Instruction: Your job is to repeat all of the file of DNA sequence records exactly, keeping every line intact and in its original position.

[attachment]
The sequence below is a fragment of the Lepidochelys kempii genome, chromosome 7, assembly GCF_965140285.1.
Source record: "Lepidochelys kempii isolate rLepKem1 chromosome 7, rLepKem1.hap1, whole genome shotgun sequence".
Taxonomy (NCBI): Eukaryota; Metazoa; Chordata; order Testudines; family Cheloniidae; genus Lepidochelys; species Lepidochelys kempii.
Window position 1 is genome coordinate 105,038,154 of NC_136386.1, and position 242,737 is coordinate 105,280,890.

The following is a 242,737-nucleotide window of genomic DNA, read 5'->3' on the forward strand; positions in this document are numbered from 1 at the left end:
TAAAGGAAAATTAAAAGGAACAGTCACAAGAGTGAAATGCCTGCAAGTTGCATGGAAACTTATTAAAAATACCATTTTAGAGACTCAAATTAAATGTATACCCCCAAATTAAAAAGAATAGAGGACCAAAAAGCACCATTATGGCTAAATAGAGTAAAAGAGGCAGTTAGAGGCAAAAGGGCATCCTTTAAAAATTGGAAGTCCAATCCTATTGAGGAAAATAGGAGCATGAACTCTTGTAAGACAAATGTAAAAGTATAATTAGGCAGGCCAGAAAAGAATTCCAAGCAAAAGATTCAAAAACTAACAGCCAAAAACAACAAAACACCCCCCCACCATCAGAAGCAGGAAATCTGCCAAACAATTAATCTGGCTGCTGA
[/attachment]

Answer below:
The sequence below is a fragment of the Lepidochelys kempii genome, chromosome 7, assembly GCF_965140285.1.
Source record: "Lepidochelys kempii isolate rLepKem1 chromosome 7, rLepKem1.hap1, whole genome shotgun sequence".
Taxonomy (NCBI): Eukaryota; Metazoa; Chordata; order Testudines; family Cheloniidae; genus Lepidochelys; species Lepidochelys kempii.
Window position 1 is genome coordinate 105,038,154 of NC_136386.1, and position 242,737 is coordinate 105,280,890.

The following is a 242,737-nucleotide window of genomic DNA, read 5'->3' on the forward strand; positions in this document are numbered from 1 at the left end:
TAAAGGAAAATTAAAAGGAACAGTCACAAGAGTGAAATGCCTGCAAGTTGCATGGAAACTTATTAAAAATACCATTTTAGAGACTCAAATTAAATGTATACCCCCAAATTAAAAAGAATAGAGGACCAAAAAGCACCATTATGGCTAAATAGAGTAAAAGAGGCAGTTAGAGGCAAAAGGGCATCCTTTAAAAATTGGAAGTCCAATCCTATTGAGGAAAATAGGAGCATGAACTCTTGTAAGACAAATGTAAAAGTATAATTAGGCAGGCCAGAAAAGAATTCCAAGCAAAAGATTCAAAAACTAACAGCCAAAAACAACAAAACACCCCCCCACCATCAGAAGCAGGAAATCTGCCAAACAATTAATCTGGCTGCTGA